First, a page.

This workshop addresses healing from trauma resulting from experiences of genocide, war, slavery, Jim Crow, as well as from trauma resulting from racism, classism, sexism, GLBTQ oppression and other social identity-based social inequalities. The recognition of social identities based on inequality and oppression inevitably leads to the need to develop accessible treatment modalities that address traditional and historical barriers to access healing.
This workshop will explore the theory and practice of ReEvaluation Counseling as an accessible modality that is rooted in a liberation-oppression framework. ReEvaluation Counseling focuses on both the early life experiences of participants, including the quality of early attachment, as well as the multi-generational effects of experience of oppression such as slavery and genocide. Workshop participants will interact with faculty who practice ReEvaluation Counseling, including a survivor of the 1994 Rwandan genocide, as well as an African American descendant of race-based lynching victims of the 1919 Elaine, Arkansas race riot.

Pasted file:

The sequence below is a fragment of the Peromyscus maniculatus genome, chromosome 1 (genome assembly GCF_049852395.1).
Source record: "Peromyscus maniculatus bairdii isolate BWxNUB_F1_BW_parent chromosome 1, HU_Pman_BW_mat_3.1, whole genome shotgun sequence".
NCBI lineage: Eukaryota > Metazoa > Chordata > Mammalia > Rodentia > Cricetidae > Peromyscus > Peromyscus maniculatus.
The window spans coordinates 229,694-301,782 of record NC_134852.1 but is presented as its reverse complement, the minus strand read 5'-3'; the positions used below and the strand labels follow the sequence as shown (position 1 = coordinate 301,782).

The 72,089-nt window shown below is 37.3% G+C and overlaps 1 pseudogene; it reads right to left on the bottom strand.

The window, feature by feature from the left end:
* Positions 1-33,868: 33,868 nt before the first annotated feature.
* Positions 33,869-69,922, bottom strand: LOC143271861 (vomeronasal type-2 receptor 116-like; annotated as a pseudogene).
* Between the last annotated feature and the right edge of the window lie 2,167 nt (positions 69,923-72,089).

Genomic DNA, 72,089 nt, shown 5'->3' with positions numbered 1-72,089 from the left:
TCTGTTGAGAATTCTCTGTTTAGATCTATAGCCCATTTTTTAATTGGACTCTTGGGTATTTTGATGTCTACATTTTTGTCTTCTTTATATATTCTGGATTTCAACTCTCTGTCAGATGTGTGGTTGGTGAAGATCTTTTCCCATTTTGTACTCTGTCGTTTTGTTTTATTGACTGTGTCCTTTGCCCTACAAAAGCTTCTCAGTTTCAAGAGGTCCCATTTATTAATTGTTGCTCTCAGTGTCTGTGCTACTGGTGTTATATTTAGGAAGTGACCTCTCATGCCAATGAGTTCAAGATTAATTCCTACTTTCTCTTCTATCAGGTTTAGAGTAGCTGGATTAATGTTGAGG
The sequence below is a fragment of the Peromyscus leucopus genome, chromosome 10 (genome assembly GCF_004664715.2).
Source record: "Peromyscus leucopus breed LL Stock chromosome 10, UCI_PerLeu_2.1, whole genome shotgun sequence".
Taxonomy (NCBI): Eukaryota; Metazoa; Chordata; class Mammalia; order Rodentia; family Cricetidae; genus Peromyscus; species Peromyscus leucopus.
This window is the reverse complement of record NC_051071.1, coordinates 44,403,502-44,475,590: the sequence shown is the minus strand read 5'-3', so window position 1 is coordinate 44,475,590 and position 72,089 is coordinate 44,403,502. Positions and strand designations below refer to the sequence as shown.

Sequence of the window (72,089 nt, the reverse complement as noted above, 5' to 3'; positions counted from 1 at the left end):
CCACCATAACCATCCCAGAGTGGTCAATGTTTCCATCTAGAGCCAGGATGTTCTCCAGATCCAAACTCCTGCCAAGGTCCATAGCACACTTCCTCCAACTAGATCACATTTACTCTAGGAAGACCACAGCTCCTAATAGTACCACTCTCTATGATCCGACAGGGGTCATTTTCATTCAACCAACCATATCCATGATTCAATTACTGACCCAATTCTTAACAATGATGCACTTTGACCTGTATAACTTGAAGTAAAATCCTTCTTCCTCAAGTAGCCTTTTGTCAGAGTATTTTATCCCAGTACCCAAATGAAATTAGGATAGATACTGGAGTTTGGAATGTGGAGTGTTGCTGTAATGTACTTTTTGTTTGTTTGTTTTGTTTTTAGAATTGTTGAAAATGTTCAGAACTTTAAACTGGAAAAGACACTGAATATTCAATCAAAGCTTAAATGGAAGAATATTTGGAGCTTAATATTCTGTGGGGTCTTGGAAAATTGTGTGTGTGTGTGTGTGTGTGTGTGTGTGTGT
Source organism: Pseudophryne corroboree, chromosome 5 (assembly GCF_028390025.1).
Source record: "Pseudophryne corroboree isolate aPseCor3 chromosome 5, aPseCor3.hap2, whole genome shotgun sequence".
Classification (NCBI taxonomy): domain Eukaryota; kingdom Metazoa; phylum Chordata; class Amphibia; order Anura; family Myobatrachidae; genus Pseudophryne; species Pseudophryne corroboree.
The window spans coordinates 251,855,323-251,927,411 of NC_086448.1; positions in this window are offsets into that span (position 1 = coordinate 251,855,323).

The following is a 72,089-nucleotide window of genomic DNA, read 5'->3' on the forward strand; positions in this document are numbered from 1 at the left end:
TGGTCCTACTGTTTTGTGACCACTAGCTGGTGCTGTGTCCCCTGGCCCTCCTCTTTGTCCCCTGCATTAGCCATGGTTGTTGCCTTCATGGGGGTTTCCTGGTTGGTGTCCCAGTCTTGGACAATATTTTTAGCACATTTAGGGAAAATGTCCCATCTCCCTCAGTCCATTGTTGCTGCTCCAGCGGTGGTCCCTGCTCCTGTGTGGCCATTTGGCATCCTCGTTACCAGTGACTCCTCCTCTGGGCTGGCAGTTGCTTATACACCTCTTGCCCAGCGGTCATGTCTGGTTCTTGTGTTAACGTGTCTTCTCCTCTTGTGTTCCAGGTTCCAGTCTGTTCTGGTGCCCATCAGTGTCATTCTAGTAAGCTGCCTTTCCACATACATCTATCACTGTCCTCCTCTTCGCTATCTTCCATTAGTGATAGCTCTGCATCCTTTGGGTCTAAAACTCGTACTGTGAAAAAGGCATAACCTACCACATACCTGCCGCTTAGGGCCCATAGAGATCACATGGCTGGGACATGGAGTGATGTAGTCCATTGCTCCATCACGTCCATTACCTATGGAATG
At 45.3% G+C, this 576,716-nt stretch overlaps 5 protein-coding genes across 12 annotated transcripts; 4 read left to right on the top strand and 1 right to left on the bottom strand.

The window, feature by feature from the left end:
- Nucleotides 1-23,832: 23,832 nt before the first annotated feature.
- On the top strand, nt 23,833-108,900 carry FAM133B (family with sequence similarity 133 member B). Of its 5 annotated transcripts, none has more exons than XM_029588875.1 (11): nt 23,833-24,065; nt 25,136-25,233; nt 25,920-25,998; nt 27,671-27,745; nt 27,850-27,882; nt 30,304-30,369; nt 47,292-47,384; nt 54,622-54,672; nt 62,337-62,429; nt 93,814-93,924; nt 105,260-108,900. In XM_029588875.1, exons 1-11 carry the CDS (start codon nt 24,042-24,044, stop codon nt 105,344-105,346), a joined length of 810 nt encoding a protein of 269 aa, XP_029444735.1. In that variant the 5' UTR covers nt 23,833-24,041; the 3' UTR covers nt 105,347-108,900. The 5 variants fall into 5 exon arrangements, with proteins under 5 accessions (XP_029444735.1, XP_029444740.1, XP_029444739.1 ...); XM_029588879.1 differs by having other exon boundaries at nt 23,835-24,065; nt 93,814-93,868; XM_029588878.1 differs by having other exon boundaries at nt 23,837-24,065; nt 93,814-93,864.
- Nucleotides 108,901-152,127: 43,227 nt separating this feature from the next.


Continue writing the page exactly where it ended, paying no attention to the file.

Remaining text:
- Describe and discuss trauma resulting from identity based social inequalities.
- Discuss consequences of barriers that inhibit access to healing trauma from identity based social inequalities.
- Critique ReEvaluation Counseling as a peer counseling model to overcome barriers in access to healing from identity based social inequalities.